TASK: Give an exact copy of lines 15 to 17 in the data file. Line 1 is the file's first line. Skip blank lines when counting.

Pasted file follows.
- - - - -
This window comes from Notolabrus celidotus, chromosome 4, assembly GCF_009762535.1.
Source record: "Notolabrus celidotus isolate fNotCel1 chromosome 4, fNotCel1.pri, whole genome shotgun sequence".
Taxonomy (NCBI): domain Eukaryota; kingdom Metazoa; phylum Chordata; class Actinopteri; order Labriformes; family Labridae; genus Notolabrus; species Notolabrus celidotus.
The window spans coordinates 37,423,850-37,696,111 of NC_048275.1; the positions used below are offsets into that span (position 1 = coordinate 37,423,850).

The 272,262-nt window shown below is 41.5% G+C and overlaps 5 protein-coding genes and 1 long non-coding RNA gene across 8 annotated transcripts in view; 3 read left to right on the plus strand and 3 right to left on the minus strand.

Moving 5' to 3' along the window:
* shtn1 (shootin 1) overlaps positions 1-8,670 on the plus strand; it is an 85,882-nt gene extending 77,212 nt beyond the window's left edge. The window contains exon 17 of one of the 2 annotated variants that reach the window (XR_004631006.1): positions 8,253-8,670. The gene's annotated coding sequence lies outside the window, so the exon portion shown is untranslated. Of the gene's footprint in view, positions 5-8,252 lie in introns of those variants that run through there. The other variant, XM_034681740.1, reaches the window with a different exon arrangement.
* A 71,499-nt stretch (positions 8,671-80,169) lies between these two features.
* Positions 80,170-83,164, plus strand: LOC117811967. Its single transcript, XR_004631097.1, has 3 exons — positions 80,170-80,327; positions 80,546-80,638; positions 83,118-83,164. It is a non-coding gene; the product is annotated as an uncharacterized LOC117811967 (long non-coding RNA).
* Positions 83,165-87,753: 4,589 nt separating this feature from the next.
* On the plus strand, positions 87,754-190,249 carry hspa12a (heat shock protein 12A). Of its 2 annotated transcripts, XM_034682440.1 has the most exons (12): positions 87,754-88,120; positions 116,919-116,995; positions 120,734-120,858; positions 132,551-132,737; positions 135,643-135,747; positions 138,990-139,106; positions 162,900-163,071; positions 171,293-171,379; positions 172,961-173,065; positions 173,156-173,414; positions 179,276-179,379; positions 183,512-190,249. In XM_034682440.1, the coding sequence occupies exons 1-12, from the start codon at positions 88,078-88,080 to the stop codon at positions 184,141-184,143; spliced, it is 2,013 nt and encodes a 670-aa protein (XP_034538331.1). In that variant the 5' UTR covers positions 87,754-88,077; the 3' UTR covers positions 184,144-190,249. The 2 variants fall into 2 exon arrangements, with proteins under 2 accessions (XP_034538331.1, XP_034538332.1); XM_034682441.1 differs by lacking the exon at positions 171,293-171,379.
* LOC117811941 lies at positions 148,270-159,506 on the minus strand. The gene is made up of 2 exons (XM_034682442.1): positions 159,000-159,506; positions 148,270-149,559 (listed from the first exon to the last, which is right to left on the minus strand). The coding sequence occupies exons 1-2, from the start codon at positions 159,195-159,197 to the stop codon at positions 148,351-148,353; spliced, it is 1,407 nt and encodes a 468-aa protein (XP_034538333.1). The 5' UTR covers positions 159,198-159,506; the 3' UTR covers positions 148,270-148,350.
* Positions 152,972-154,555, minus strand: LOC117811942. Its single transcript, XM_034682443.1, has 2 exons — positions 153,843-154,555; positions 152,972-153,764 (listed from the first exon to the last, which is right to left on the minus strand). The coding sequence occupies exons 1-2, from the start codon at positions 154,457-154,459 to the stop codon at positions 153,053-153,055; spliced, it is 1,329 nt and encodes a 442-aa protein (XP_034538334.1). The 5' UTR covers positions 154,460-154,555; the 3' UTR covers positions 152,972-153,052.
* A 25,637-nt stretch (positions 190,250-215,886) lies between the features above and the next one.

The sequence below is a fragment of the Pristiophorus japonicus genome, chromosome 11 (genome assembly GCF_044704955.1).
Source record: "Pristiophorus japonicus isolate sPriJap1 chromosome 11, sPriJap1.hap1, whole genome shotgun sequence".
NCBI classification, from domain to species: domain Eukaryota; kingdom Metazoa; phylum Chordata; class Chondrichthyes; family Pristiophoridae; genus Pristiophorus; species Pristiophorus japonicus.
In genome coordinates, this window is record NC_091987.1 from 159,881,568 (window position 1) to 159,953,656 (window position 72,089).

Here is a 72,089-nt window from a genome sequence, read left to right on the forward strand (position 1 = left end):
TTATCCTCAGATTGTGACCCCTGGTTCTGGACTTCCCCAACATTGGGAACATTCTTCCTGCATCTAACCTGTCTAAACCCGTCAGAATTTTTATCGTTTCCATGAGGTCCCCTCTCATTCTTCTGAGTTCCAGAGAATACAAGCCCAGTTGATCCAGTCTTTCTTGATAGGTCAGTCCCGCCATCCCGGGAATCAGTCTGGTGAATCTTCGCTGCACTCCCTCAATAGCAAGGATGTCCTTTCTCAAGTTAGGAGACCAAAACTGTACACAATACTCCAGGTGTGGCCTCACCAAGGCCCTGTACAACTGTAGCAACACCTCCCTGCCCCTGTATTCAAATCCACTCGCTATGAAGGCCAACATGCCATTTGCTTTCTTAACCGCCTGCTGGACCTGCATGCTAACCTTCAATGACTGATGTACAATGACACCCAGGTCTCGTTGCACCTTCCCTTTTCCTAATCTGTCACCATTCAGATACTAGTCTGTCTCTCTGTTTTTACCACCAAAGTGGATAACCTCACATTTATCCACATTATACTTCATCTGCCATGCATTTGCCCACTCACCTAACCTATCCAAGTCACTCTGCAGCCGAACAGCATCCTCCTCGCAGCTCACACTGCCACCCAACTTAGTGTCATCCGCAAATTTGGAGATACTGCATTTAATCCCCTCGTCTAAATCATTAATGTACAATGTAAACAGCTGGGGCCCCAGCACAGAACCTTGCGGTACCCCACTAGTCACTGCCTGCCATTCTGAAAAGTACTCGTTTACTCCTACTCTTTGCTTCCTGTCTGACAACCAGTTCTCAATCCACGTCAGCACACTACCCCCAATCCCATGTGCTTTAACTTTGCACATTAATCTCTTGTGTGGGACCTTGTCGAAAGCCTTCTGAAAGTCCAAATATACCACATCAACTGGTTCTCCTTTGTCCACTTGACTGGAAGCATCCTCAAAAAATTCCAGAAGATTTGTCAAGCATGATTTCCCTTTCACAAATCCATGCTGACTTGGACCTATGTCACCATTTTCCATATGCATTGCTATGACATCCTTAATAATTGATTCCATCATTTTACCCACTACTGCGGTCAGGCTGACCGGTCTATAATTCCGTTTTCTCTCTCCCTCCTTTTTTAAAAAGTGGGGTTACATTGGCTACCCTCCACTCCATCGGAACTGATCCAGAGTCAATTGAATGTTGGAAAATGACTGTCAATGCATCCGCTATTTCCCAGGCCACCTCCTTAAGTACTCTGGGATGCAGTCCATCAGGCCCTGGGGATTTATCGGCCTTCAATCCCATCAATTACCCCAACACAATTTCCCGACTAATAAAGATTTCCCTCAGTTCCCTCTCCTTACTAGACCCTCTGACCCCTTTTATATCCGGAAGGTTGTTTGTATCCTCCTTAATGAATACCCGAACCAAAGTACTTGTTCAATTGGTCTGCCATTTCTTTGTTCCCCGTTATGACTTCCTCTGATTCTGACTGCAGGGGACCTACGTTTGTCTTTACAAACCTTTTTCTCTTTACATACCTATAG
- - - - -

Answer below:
The sequence below is a fragment of the Pristiophorus japonicus genome, chromosome 11 (genome assembly GCF_044704955.1).
Source record: "Pristiophorus japonicus isolate sPriJap1 chromosome 11, sPriJap1.hap1, whole genome shotgun sequence".
NCBI classification, from domain to species: domain Eukaryota; kingdom Metazoa; phylum Chordata; class Chondrichthyes; family Pristiophoridae; genus Pristiophorus; species Pristiophorus japonicus.